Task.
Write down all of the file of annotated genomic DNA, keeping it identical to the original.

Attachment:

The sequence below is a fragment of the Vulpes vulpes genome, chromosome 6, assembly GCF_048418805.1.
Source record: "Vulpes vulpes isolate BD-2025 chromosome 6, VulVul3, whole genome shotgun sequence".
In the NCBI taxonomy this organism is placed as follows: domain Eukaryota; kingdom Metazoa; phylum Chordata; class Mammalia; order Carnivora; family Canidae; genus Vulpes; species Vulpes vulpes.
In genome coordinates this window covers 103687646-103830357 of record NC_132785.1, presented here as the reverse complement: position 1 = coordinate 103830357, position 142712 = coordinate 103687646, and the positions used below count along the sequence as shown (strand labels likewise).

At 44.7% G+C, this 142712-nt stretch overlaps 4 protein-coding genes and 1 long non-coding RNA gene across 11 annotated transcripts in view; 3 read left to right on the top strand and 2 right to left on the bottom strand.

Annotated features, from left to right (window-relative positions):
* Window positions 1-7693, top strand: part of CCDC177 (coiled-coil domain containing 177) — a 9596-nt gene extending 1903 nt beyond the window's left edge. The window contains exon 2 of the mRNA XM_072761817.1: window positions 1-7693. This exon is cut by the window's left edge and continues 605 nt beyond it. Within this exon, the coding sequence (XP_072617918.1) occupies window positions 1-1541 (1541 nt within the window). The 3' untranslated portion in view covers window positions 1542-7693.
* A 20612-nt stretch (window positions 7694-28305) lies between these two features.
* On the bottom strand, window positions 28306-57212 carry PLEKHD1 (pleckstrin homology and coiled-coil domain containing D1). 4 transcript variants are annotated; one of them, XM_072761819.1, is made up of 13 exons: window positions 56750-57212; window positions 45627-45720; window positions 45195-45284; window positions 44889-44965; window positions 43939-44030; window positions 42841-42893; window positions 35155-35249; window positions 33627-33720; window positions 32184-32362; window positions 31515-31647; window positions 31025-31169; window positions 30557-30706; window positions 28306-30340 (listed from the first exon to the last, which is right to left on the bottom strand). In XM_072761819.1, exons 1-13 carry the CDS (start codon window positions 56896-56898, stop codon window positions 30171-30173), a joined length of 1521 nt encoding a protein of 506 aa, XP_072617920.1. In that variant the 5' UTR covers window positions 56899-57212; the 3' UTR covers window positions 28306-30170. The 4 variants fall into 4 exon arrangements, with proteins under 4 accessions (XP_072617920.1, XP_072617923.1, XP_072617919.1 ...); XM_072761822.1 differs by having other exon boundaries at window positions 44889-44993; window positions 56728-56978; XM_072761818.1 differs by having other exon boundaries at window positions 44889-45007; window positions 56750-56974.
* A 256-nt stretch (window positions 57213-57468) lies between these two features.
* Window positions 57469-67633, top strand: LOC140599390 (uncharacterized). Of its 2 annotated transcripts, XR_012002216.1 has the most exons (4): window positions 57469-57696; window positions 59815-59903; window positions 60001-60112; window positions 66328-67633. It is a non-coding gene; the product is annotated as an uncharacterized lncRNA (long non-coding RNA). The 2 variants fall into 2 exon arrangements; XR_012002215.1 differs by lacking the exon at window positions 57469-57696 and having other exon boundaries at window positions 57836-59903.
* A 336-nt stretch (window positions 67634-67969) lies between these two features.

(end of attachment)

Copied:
The sequence below is a fragment of the Vulpes vulpes genome, chromosome 6, assembly GCF_048418805.1.
Source record: "Vulpes vulpes isolate BD-2025 chromosome 6, VulVul3, whole genome shotgun sequence".
In the NCBI taxonomy this organism is placed as follows: domain Eukaryota; kingdom Metazoa; phylum Chordata; class Mammalia; order Carnivora; family Canidae; genus Vulpes; species Vulpes vulpes.
In genome coordinates this window covers 103687646-103830357 of record NC_132785.1, presented here as the reverse complement: position 1 = coordinate 103830357, position 142712 = coordinate 103687646, and the positions used below count along the sequence as shown (strand labels likewise).

At 44.7% G+C, this 142712-nt stretch overlaps 4 protein-coding genes and 1 long non-coding RNA gene across 11 annotated transcripts in view; 3 read left to right on the top strand and 2 right to left on the bottom strand.

Annotated features, from left to right (window-relative positions):
* Window positions 1-7693, top strand: part of CCDC177 (coiled-coil domain containing 177) — a 9596-nt gene extending 1903 nt beyond the window's left edge. The window contains exon 2 of the mRNA XM_072761817.1: window positions 1-7693. This exon is cut by the window's left edge and continues 605 nt beyond it. Within this exon, the coding sequence (XP_072617918.1) occupies window positions 1-1541 (1541 nt within the window). The 3' untranslated portion in view covers window positions 1542-7693.
* A 20612-nt stretch (window positions 7694-28305) lies between these two features.
* On the bottom strand, window positions 28306-57212 carry PLEKHD1 (pleckstrin homology and coiled-coil domain containing D1). 4 transcript variants are annotated; one of them, XM_072761819.1, is made up of 13 exons: window positions 56750-57212; window positions 45627-45720; window positions 45195-45284; window positions 44889-44965; window positions 43939-44030; window positions 42841-42893; window positions 35155-35249; window positions 33627-33720; window positions 32184-32362; window positions 31515-31647; window positions 31025-31169; window positions 30557-30706; window positions 28306-30340 (listed from the first exon to the last, which is right to left on the bottom strand). In XM_072761819.1, exons 1-13 carry the CDS (start codon window positions 56896-56898, stop codon window positions 30171-30173), a joined length of 1521 nt encoding a protein of 506 aa, XP_072617920.1. In that variant the 5' UTR covers window positions 56899-57212; the 3' UTR covers window positions 28306-30170. The 4 variants fall into 4 exon arrangements, with proteins under 4 accessions (XP_072617920.1, XP_072617923.1, XP_072617919.1 ...); XM_072761822.1 differs by having other exon boundaries at window positions 44889-44993; window positions 56728-56978; XM_072761818.1 differs by having other exon boundaries at window positions 44889-45007; window positions 56750-56974.
* A 256-nt stretch (window positions 57213-57468) lies between these two features.
* Window positions 57469-67633, top strand: LOC140599390 (uncharacterized). Of its 2 annotated transcripts, XR_012002216.1 has the most exons (4): window positions 57469-57696; window positions 59815-59903; window positions 60001-60112; window positions 66328-67633. It is a non-coding gene; the product is annotated as an uncharacterized lncRNA (long non-coding RNA). The 2 variants fall into 2 exon arrangements; XR_012002215.1 differs by lacking the exon at window positions 57469-57696 and having other exon boundaries at window positions 57836-59903.
* A 336-nt stretch (window positions 67634-67969) lies between these two features.